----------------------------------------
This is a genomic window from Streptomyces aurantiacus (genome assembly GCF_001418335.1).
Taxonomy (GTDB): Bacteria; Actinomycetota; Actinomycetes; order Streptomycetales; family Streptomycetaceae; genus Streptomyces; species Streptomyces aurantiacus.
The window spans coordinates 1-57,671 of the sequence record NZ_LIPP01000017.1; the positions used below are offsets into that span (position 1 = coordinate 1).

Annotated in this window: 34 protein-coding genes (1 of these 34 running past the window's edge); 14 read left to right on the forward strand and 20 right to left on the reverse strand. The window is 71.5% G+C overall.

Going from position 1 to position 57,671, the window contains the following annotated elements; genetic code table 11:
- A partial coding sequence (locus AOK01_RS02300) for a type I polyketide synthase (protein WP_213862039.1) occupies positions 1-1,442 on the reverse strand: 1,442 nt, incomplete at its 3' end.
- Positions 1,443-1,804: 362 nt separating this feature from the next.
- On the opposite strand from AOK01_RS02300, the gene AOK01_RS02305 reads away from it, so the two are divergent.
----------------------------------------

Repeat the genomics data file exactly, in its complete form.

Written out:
This is a genomic window from Streptomyces aurantiacus (genome assembly GCF_001418335.1).
Taxonomy (GTDB): Bacteria; Actinomycetota; Actinomycetes; order Streptomycetales; family Streptomycetaceae; genus Streptomyces; species Streptomyces aurantiacus.
The window spans coordinates 1-57,671 of the sequence record NZ_LIPP01000017.1; the positions used below are offsets into that span (position 1 = coordinate 1).

Annotated in this window: 34 protein-coding genes (1 of these 34 running past the window's edge); 14 read left to right on the forward strand and 20 right to left on the reverse strand. The window is 71.5% G+C overall.

Going from position 1 to position 57,671, the window contains the following annotated elements; genetic code table 11:
- A partial coding sequence (locus AOK01_RS02300) for a type I polyketide synthase (protein WP_213862039.1) occupies positions 1-1,442 on the reverse strand: 1,442 nt, incomplete at its 3' end.
- Positions 1,443-1,804: 362 nt separating this feature from the next.
- On the opposite strand from AOK01_RS02300, the gene AOK01_RS02305 reads away from it, so the two are divergent.